Shefokh ḥamatkha, “pour out your wrath,” is an orphaned and thus intensely charged passage in the haggadah. It floats between Barekh and Hallel, and is assigned sometimes to the former and sometimes to the latter, belonging to neither in any evident way. The passage as spoken is separated from both sections by the opening of the door preceding it, and the closing of the door following it; it is, essentially, what we say when the door is open, not only as text but also as theater, in which actions matter as much as words. A door is opened, a glass is filled, words are spoken, sometimes words are sung, and the door is closed. The door, the glass, the speech, the song, the door.
What then are the words that we say? I mean the words themselves, not any words we might wish to substitute for them, since an important teaching of our tradition is always to look at the words as given, always to start there (wherever we may wish to go later), always to linger there longer than we might wish to.
The words are a curse, or a series of curses, beginning in striking symmetry, then strikingly breaking that symmetry, jarring our confident expectations:
Imprecation and imprecation, reason and reason, imprecation and imprecation—and then we expect reason and reason but get, instead, imprecation and imprecation, as if the anger of the liturgist had broken the symmetries of the psalms being quoted. Hence, perhaps, the turn to Lamentations for the last imprecation, which also allows the intensification of the verbs throughout, from “pouring” at the beginning to “reaching” in the middle to “eradicating” at the end. A curse both controlled and uncontrolled.
We say all this with the door open. What does it mean to open a door, from without, from within? Why do we open our doors at this point, or at all? Tradition says that we open the door because this night is leil shimurim, the night of being watched over (as shemurah matzah is watched over); originally the door may have been open the whole night long. We are free and fearless to welcome those who come our way: pilgrims, Elijah and Miriam, refugees and wanderers (Elijah among them), the Messiah. The haggadah itself tells us as much: “Let all who are hungry come and eat,” we say, and to let the hungry come and eat we have to open our doors and let them in.
Our history of being persecuted tells us that we also open a door to discover and unmask informers, enemies, conspirators, blood libelers lurking at our doors. The closed door lets them spy, keeps us from seeing that they are spying. We open the door in self-defense, not fearless but justly fearful.
If we move outside the text, we recognize that our history of seeking refuge teaches us that we are as often outside the door as inside it. It is often we who ask that the door be opened. “I lift my lamp beside the golden door,” writes Emma Lazarus; this golden door must be, of course, not only illumined by the lamp but also opened by the hand to let us in, refugees as we were from pogroms and Nazis and poverty. Philip Halle’s account of how 3,000 Huguenot inhabitants of Le Chambon helped 5,000 Jews fleeing the Nazis to get to safety begins with such a hand. Magda Trocmé was at home, heard a knock, and opened the outer door. She saw a woman covered in snow. The woman asked to enter. Trocmé responded, “Naturally, come in and come in.” Let all who are in need, come and celebrate the festival of freedom.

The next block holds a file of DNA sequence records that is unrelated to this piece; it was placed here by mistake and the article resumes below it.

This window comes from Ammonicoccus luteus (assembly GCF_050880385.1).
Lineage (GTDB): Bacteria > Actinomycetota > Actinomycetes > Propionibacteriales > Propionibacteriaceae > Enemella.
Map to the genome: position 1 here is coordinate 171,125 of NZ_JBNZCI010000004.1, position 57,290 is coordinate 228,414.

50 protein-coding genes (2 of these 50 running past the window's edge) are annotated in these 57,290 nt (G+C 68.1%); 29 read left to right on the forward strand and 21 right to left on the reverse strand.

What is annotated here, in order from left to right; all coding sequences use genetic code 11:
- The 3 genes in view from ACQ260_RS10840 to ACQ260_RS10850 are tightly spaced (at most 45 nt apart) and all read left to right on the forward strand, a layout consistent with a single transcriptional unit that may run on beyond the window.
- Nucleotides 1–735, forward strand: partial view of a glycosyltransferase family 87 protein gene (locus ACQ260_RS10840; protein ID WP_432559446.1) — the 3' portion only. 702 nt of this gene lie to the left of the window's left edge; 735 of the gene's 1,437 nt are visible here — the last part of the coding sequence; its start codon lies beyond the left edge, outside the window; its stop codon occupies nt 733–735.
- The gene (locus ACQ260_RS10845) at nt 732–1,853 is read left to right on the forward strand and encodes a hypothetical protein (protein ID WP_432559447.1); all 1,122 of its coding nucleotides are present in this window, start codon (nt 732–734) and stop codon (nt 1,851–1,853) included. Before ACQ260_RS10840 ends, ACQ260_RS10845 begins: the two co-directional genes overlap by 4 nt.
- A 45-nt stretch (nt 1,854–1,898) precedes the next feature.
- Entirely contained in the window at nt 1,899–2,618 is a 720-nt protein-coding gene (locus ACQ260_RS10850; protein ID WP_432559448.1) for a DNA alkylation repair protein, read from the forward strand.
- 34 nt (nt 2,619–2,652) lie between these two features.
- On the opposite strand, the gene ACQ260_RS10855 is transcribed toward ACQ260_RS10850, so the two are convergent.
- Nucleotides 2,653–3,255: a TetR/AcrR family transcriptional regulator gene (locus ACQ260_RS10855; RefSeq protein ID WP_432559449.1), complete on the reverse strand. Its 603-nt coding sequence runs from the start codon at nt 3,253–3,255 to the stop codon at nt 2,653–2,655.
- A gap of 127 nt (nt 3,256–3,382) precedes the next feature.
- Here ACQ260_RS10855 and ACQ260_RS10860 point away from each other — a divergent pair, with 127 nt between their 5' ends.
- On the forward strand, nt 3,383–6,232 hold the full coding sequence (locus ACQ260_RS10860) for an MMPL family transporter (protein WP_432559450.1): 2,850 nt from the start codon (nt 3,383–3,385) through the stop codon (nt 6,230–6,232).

What then is the relationship between the open door and the curse?
The easy way to align them is to understand the opening of the door chiefly as a strategy for dealing with enemies. We open the door, we discover our hidden enemies and we curse them; action and words are in concord.
A second way, not as easy though still not conceptually difficult, looks at when the various elements of the drama were assembled. The tradition of the open door came first, before there were spies. Then, later, spies and blood libelers appeared, and their deadly presence required us to reinterpret the door that had previously been open in welcome. Such an analysis frees us from the contradiction, each element emerging from the clear needs of its moment, however those needs oppose one another
But do we want to be freed from the contradiction, to disentangle the elements the liturgist fused together? Writing of the Bible translation that he did with Martin Buber, Franz Rosenzweig commented that they were aware of Higher Criticism and the figure called “R”, the final redactor of the biblical text, but that they themselves thought of “R” as standing for Rabbenu, our Teacher, “for whoever he was, and whatever text lay before him, he is our teacher, and his theology is our teaching.”1
The liturgist or liturgists here sought to bring us not unison but harmony and counterpoint. We welcome and we curse. We curse and we invite. We do not curse in secret; even our cursing is, at least potentially, dialogic, spoken in the hearing presence of those we direct it against. We have to curse; opening the door exposes us to the world around us, and in that world there are those who have devoured Jacob. But also in that world there are those we must welcome, and who have welcomed us
1Franz Rosenzweig, “The Unity of the Bible: A Position Paper vis-à-vis Orthodoxy and Liberalism,” Scripture and Translation, trans. Lawrence Rosenwald and Everett Fox (Bloomington: Indiana University Press,1994), 23.